Executive Summary

The Issue

When is it worth the risk to pursue relocation candidates?

The Gravamen

Relocation candidates, whether from out-of-state or out-of-country, can bring a fresh set of ideas and innovation to any firm and, in general, should be warmly welcomed.

The Path Forward

Along with the benefits come certain risks, and those should be weighed as well in order for relocation hiring to be conducted responsibly.

Action Items

Position Being Filled:

One of the first inquiries to be made before pursuing relocation candidates is what position is being filled. Often times filling entry-level positions might not demand looking beyond your immediate candidate pool.

Examining Local Talent:

In many cases, there is no economic incentive to look beyond the local field of candidates because quality legal talent can be found ‘next door’.

In-demand Lateral Moves:

When looking to expand your firm’s practice areas, considering out-of-state practices makes sense since the economic factors will outweigh the cost of relocating such talent.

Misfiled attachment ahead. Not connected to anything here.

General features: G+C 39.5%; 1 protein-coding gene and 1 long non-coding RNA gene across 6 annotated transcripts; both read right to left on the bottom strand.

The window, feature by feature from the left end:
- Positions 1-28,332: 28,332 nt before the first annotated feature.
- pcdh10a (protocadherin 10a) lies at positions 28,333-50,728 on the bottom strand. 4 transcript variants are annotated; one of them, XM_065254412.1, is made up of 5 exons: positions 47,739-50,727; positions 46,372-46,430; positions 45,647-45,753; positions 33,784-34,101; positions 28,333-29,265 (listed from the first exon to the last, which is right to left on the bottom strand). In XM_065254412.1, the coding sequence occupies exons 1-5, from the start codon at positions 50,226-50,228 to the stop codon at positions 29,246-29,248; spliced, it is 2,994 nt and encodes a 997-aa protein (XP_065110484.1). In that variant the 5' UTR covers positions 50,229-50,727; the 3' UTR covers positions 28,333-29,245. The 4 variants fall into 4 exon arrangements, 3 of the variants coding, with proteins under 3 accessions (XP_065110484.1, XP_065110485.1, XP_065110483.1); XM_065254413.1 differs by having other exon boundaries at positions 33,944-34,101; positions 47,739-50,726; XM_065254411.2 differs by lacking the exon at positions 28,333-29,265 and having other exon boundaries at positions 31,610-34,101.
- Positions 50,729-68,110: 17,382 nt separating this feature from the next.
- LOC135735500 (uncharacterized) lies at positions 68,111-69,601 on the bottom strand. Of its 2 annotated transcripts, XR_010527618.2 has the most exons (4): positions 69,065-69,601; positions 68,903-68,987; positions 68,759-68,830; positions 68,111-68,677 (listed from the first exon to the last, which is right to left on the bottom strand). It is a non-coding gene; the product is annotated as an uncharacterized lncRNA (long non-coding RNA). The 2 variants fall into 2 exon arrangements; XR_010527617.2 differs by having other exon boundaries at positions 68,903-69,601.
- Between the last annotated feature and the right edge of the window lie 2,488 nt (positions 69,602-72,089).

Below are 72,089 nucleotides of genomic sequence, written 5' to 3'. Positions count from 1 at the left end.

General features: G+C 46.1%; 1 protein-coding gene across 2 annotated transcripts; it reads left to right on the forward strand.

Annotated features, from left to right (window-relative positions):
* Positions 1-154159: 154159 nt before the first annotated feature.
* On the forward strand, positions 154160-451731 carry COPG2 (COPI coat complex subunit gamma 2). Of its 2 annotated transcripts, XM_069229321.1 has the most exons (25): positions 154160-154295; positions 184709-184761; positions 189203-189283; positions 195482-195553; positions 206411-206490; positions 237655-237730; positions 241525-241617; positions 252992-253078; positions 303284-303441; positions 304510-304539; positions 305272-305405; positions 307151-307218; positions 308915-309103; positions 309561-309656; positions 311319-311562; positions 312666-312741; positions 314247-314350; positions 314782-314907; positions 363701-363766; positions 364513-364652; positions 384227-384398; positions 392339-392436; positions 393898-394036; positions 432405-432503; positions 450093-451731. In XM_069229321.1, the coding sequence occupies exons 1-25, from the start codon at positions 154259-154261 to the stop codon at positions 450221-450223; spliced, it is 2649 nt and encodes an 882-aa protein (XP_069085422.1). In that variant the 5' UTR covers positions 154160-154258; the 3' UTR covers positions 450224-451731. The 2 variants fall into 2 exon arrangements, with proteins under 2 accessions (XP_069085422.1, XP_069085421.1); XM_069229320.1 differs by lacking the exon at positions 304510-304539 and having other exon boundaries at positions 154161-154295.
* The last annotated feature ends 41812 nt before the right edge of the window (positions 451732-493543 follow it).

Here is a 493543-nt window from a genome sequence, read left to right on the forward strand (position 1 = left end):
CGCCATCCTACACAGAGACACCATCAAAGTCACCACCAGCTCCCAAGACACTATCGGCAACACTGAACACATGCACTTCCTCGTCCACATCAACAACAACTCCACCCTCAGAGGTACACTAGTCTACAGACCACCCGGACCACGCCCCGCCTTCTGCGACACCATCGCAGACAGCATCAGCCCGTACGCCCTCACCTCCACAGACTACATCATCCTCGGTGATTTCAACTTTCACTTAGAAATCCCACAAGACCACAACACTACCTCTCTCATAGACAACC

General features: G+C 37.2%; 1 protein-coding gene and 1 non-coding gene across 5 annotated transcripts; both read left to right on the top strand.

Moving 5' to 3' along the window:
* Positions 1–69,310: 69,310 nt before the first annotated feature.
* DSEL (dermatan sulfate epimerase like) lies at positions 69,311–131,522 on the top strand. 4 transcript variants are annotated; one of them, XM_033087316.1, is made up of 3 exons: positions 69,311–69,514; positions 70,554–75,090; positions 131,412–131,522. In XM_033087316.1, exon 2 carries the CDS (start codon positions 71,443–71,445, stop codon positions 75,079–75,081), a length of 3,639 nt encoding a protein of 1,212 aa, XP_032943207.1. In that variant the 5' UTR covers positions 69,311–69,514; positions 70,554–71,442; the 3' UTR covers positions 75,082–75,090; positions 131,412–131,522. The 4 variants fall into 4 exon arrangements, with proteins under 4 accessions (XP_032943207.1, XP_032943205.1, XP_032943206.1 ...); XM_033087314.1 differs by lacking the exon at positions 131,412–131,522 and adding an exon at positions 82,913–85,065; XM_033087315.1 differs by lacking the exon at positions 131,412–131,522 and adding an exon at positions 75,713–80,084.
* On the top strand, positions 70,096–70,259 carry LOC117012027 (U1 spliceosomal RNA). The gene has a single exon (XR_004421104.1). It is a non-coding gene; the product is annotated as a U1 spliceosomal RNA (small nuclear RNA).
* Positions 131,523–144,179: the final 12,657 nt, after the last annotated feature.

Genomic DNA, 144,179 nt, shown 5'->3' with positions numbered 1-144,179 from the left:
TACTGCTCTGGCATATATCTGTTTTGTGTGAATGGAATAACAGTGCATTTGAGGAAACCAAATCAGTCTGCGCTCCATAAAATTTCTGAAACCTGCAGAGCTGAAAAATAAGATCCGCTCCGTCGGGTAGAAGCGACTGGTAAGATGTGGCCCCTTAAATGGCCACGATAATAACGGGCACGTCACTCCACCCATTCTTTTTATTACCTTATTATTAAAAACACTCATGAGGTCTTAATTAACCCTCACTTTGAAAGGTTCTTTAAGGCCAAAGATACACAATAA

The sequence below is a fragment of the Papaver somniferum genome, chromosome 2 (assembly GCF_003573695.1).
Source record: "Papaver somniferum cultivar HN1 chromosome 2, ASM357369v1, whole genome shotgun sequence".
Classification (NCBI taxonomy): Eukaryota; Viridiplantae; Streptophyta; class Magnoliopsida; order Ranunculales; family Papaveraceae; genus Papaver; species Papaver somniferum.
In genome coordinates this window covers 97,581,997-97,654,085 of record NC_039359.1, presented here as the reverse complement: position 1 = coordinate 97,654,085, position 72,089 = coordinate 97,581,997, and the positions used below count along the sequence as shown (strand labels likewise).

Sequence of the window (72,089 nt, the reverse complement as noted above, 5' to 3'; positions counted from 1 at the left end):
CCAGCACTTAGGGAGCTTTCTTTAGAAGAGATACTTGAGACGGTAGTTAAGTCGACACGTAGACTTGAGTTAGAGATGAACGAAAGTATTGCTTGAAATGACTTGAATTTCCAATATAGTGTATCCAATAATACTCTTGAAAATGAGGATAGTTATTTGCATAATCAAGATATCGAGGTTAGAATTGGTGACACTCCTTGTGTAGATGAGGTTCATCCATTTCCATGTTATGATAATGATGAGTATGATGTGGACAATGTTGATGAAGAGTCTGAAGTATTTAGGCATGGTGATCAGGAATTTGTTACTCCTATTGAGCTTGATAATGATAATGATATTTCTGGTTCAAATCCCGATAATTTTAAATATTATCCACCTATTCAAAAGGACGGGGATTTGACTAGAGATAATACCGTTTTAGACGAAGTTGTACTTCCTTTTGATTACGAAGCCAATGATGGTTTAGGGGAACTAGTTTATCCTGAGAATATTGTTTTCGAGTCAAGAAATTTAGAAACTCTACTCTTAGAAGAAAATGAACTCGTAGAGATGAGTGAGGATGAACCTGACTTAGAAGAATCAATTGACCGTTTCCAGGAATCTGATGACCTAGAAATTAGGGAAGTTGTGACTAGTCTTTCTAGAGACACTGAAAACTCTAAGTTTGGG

Consider 21st Century Trends:

All other factors being equal, if attracting out-of-state or out-of-country candidates squares with your firm’s diversity policies, then pursuing the relocation candidate will be a practical way to fulfill those directives.

Further Readings

  1. https://money.usnews.com/money/blogs/outside-voices-careers/2014/07/07/why-employers-dont-like-long-distance-job-candidates
  2. https://www.thelawyerwhisperer.com/question/why-employers-prefer-to-hire-local-candidates/
  3. https://www.ziprecruiter.com/blog/recruiting-out-of-state-job-candidates/
  4. https://www.caprelo.com/insights-resources/program-administration/how-much-is-the-average-relocation-package-what-is-included/
  5. https://www.davidsonmorris.com/employees-relocation-rights/